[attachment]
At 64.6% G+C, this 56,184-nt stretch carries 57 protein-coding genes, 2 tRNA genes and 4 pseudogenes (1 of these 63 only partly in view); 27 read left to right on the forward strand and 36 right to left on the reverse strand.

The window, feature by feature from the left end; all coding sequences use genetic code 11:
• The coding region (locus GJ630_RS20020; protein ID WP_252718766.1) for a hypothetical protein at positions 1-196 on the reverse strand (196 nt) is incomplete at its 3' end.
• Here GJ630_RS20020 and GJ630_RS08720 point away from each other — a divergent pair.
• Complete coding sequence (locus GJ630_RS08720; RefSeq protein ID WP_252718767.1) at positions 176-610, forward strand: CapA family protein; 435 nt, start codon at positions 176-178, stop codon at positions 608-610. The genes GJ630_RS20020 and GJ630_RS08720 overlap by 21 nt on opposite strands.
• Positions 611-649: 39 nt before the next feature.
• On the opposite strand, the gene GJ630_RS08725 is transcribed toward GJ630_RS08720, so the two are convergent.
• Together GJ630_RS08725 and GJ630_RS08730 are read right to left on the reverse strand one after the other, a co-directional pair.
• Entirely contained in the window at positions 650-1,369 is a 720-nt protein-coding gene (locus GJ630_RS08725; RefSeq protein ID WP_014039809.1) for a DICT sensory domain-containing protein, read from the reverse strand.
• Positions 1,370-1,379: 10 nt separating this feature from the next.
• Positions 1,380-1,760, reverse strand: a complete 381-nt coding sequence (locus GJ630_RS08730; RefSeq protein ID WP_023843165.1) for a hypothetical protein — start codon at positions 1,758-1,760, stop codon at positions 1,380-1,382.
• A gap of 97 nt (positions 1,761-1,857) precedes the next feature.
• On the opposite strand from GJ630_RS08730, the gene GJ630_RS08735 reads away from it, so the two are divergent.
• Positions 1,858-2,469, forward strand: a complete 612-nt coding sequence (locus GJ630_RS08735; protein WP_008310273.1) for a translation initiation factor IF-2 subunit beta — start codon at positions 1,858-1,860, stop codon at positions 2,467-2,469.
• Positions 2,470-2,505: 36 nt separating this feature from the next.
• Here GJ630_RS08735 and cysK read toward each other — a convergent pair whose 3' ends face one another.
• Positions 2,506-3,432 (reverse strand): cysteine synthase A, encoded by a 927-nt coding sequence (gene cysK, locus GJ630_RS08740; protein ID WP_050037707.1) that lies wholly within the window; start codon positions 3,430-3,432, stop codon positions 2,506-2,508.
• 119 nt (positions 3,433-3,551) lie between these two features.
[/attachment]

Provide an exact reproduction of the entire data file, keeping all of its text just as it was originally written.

At 64.6% G+C, this 56,184-nt stretch carries 57 protein-coding genes, 2 tRNA genes and 4 pseudogenes (1 of these 63 only partly in view); 27 read left to right on the forward strand and 36 right to left on the reverse strand.

The window, feature by feature from the left end; all coding sequences use genetic code 11:
• The coding region (locus GJ630_RS20020; protein ID WP_252718766.1) for a hypothetical protein at positions 1-196 on the reverse strand (196 nt) is incomplete at its 3' end.
• Here GJ630_RS20020 and GJ630_RS08720 point away from each other — a divergent pair.
• Complete coding sequence (locus GJ630_RS08720; RefSeq protein ID WP_252718767.1) at positions 176-610, forward strand: CapA family protein; 435 nt, start codon at positions 176-178, stop codon at positions 608-610. The genes GJ630_RS20020 and GJ630_RS08720 overlap by 21 nt on opposite strands.
• Positions 611-649: 39 nt before the next feature.
• On the opposite strand, the gene GJ630_RS08725 is transcribed toward GJ630_RS08720, so the two are convergent.
• Together GJ630_RS08725 and GJ630_RS08730 are read right to left on the reverse strand one after the other, a co-directional pair.
• Entirely contained in the window at positions 650-1,369 is a 720-nt protein-coding gene (locus GJ630_RS08725; RefSeq protein ID WP_014039809.1) for a DICT sensory domain-containing protein, read from the reverse strand.
• Positions 1,370-1,379: 10 nt separating this feature from the next.
• Positions 1,380-1,760, reverse strand: a complete 381-nt coding sequence (locus GJ630_RS08730; RefSeq protein ID WP_023843165.1) for a hypothetical protein — start codon at positions 1,758-1,760, stop codon at positions 1,380-1,382.
• A gap of 97 nt (positions 1,761-1,857) precedes the next feature.
• On the opposite strand from GJ630_RS08730, the gene GJ630_RS08735 reads away from it, so the two are divergent.
• Positions 1,858-2,469, forward strand: a complete 612-nt coding sequence (locus GJ630_RS08735; protein WP_008310273.1) for a translation initiation factor IF-2 subunit beta — start codon at positions 1,858-1,860, stop codon at positions 2,467-2,469.
• Positions 2,470-2,505: 36 nt separating this feature from the next.
• Here GJ630_RS08735 and cysK read toward each other — a convergent pair whose 3' ends face one another.
• Positions 2,506-3,432 (reverse strand): cysteine synthase A, encoded by a 927-nt coding sequence (gene cysK, locus GJ630_RS08740; protein ID WP_050037707.1) that lies wholly within the window; start codon positions 3,430-3,432, stop codon positions 2,506-2,508.
• 119 nt (positions 3,433-3,551) lie between these two features.